Audi A3 Sportback Review

By: Scott Newman

Driven: Audi A3 Driven: Audi A3 Driven: Audi A3
Driven: Audi A3 Driven: Audi A3 Driven: Audi A3
Driven: Audi A3 Driven: Audi A3 Driven: Audi A3
Driven: Audi A3 Driven: Audi A3 Driven: Audi A3

Driven: Latest A3 sharpens up its act in the face of tough new rivals

Audi A3 Sportback Review
Driven: Audi A3


Audi A3

The late Alfred P. Sloan, long-time President and CEO of General Motors, famously held the belief that there was little point selling small cars, as they cost almost as much as large cars to make yet couldn’t be sold for anywhere near as much.

How, then, would he view the premium compact – small cars with large-car pricetags? Audi claims it invented this lucrative niche with the first A3 in 1996, but 17 years on the marketplace is a lot more crowded. The new A3 faces stiff competition from BMW’s 1-Series and Mercedes-Benz’s flash new A-Class, not to mention in-house pressure from VW’s excellent Golf VII.

One benefit of this battle for buyers is the downward pressure it exerts on prices. The new A3 starts at just $35,600 for the 1.4 TFSI (petrol); $4600 less than the model it replaces and $1350 cheaper than the base A3 at launch in 1997! Above this sit the 1.8 TFSI and 2.0 TDI at $42,500.

Sharp prices all, but a word of warning: Audi still charges extra for toys like sat-nav, electric seats and metallic paint, so add around $5000 to those base prices for a car you’d actually be happy driving off the showroom floor.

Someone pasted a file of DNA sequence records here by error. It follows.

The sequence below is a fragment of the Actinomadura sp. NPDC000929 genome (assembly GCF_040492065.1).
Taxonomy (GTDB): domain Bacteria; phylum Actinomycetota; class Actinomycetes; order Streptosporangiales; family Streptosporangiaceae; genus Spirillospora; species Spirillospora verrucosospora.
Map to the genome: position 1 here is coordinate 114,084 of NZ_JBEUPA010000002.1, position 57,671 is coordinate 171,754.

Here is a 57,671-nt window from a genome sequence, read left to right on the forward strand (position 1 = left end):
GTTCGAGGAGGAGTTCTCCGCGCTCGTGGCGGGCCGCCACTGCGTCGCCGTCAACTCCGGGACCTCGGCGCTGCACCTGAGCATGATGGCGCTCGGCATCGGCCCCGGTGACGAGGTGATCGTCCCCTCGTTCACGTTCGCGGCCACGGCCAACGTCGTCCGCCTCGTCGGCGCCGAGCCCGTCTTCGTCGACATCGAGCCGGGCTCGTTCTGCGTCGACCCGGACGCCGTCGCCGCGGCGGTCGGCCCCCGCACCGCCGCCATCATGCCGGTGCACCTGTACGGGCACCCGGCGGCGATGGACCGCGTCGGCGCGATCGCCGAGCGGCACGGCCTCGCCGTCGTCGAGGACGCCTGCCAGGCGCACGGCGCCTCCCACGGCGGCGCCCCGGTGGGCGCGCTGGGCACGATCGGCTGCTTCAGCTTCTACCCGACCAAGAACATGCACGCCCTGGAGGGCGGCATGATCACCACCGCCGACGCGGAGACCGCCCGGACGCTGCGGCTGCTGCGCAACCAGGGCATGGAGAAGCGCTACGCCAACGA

Thankfully, prices aren’t the only thing that have been cut. Up to 90kg have been trimmed from the A3, thanks to the use of high-strength steel in the body and aluminium panels. As well as having a positive effect on performance and economy, it can be felt on the road, too.

All three variants feel keen and agile, with subtly different characters that will carry varying appeal to different buyers. With 132kW/250Nm, the 1.8 TFSI is a pseudo warm-hatch, with a surprising turn of speed (0-100km/h in 7.3sec) and the grunt to make the most of the balanced chassis.

The 110kW/320Nm 2.0 TDI’s slower responses dull driver appeal a bit, but it counters with 4.5L/100km fuel consumption. And the 90kW/200Nm 1.4 TFSI? It could be the sweetest of the bunch. It’s not fast (0-100km/h in 9.3sec) but rides nicely on its 16-inch wheels and steers sweetly, lacking the variable steering weight that ‘Drive Select’ adds to the more expensive models.

Every exterior panel is new, though it’s difficult at first glance to spot any dramatic changes. Park the new A3 next to the old, however, and the crisper, sharper look becomes more apparent. Inside, the interior impresses with its quality, minimalist design and technology taken from larger Audis, such as the ability to enter sat-nav or phone instructions by using your finger to ‘write’ letters on top of the MMI controller.

The real question is: With so many similar components, is the new A3 worth the extra over the much cheaper VW Golf? In pragmatic terms, no, but the Audi’s attractive design (particularly inside) and broad breadth of ability mean that those that spend the extra are unlikely to feel shortchanged.


Audi A3 1.8 TFSI


Engine: 1798cc 4cyl, DOHC, 16v, turbocharger

Power: 132kW @ 5100-6200rpm

Torque: 250Nm @ 1250-5000rpm

Weight: 1280kg

Gearbox: 7-speed dual-clutch

0-100km/h: 7.3sec (claimed)

Top speed: 232km/h (claimed)

Price: $42,500

Our Rating: 8/10


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